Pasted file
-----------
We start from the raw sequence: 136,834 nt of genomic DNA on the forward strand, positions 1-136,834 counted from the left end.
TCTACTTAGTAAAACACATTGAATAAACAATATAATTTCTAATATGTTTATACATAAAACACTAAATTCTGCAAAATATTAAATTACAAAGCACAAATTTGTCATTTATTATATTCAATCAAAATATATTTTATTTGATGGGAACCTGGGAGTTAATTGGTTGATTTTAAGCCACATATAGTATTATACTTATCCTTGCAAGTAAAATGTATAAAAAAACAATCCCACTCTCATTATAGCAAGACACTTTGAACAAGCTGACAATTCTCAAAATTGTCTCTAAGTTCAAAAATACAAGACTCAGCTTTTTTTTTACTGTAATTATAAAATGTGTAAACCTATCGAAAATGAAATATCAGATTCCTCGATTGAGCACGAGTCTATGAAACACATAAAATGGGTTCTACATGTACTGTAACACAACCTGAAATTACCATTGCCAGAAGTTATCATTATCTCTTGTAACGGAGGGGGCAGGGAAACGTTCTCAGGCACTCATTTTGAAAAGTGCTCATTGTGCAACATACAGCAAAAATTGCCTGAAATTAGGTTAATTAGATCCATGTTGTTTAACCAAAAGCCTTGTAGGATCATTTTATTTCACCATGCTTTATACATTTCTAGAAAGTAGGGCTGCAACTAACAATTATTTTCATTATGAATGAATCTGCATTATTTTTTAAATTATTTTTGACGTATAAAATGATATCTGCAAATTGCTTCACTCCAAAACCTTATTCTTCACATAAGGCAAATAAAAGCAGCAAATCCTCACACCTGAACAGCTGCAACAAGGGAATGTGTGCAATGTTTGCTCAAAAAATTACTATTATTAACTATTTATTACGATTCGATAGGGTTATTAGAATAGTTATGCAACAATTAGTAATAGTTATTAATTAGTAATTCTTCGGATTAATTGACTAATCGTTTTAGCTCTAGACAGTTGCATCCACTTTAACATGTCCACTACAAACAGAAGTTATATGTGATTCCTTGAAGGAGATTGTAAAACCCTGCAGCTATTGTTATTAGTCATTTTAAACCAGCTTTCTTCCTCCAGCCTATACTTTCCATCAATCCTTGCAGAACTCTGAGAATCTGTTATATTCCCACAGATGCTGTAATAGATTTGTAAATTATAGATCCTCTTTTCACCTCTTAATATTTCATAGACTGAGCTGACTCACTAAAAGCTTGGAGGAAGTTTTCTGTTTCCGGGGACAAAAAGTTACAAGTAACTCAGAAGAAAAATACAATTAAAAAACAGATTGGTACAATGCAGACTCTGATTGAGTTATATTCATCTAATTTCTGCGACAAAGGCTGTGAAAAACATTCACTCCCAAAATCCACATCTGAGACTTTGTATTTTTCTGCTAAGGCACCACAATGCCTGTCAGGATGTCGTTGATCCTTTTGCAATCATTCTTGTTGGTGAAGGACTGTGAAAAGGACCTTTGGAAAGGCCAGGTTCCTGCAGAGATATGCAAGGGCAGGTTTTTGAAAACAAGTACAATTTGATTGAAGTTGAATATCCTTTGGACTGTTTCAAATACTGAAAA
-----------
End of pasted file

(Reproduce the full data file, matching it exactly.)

We start from the raw sequence: 136,834 nt of genomic DNA on the forward strand, positions 1-136,834 counted from the left end.
TCTACTTAGTAAAACACATTGAATAAACAATATAATTTCTAATATGTTTATACATAAAACACTAAATTCTGCAAAATATTAAATTACAAAGCACAAATTTGTCATTTATTATATTCAATCAAAATATATTTTATTTGATGGGAACCTGGGAGTTAATTGGTTGATTTTAAGCCACATATAGTATTATACTTATCCTTGCAAGTAAAATGTATAAAAAAACAATCCCACTCTCATTATAGCAAGACACTTTGAACAAGCTGACAATTCTCAAAATTGTCTCTAAGTTCAAAAATACAAGACTCAGCTTTTTTTTTACTGTAATTATAAAATGTGTAAACCTATCGAAAATGAAATATCAGATTCCTCGATTGAGCACGAGTCTATGAAACACATAAAATGGGTTCTACATGTACTGTAACACAACCTGAAATTACCATTGCCAGAAGTTATCATTATCTCTTGTAACGGAGGGGGCAGGGAAACGTTCTCAGGCACTCATTTTGAAAAGTGCTCATTGTGCAACATACAGCAAAAATTGCCTGAAATTAGGTTAATTAGATCCATGTTGTTTAACCAAAAGCCTTGTAGGATCATTTTATTTCACCATGCTTTATACATTTCTAGAAAGTAGGGCTGCAACTAACAATTATTTTCATTATGAATGAATCTGCATTATTTTTTAAATTATTTTTGACGTATAAAATGATATCTGCAAATTGCTTCACTCCAAAACCTTATTCTTCACATAAGGCAAATAAAAGCAGCAAATCCTCACACCTGAACAGCTGCAACAAGGGAATGTGTGCAATGTTTGCTCAAAAAATTACTATTATTAACTATTTATTACGATTCGATAGGGTTATTAGAATAGTTATGCAACAATTAGTAATAGTTATTAATTAGTAATTCTTCGGATTAATTGACTAATCGTTTTAGCTCTAGACAGTTGCATCCACTTTAACATGTCCACTACAAACAGAAGTTATATGTGATTCCTTGAAGGAGATTGTAAAACCCTGCAGCTATTGTTATTAGTCATTTTAAACCAGCTTTCTTCCTCCAGCCTATACTTTCCATCAATCCTTGCAGAACTCTGAGAATCTGTTATATTCCCACAGATGCTGTAATAGATTTGTAAATTATAGATCCTCTTTTCACCTCTTAATATTTCATAGACTGAGCTGACTCACTAAAAGCTTGGAGGAAGTTTTCTGTTTCCGGGGACAAAAAGTTACAAGTAACTCAGAAGAAAAATACAATTAAAAAACAGATTGGTACAATGCAGACTCTGATTGAGTTATATTCATCTAATTTCTGCGACAAAGGCTGTGAAAAACATTCACTCCCAAAATCCACATCTGAGACTTTGTATTTTTCTGCTAAGGCACCACAATGCCTGTCAGGATGTCGTTGATCCTTTTGCAATCATTCTTGTTGGTGAAGGACTGTGAAAAGGACCTTTGGAAAGGCCAGGTTCCTGCAGAGATATGCAAGGGCAGGTTTTTGAAAACAAGTACAATTTGATTGAAGTTGAATATCCTTTGGACTGTTTCAAATACTGAAAA